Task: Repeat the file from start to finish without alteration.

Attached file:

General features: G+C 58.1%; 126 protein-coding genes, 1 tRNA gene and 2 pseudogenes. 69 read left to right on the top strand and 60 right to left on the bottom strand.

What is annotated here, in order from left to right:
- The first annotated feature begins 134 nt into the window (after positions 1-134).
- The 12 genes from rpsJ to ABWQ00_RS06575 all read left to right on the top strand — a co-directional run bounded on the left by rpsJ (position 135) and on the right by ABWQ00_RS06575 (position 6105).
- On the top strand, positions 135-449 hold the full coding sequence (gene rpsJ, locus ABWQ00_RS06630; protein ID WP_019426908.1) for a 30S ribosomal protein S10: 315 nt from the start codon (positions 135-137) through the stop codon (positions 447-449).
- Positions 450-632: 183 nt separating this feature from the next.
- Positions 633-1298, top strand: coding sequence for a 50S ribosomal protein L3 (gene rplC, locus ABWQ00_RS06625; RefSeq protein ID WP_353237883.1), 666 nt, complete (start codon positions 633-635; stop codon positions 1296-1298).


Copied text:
General features: G+C 58.1%; 126 protein-coding genes, 1 tRNA gene and 2 pseudogenes. 69 read left to right on the top strand and 60 right to left on the bottom strand.

What is annotated here, in order from left to right:
- The first annotated feature begins 134 nt into the window (after positions 1-134).
- The 12 genes from rpsJ to ABWQ00_RS06575 all read left to right on the top strand — a co-directional run bounded on the left by rpsJ (position 135) and on the right by ABWQ00_RS06575 (position 6105).
- On the top strand, positions 135-449 hold the full coding sequence (gene rpsJ, locus ABWQ00_RS06630; protein ID WP_019426908.1) for a 30S ribosomal protein S10: 315 nt from the start codon (positions 135-137) through the stop codon (positions 447-449).
- Positions 450-632: 183 nt separating this feature from the next.
- Positions 633-1298, top strand: coding sequence for a 50S ribosomal protein L3 (gene rplC, locus ABWQ00_RS06625; RefSeq protein ID WP_353237883.1), 666 nt, complete (start codon positions 633-635; stop codon positions 1296-1298).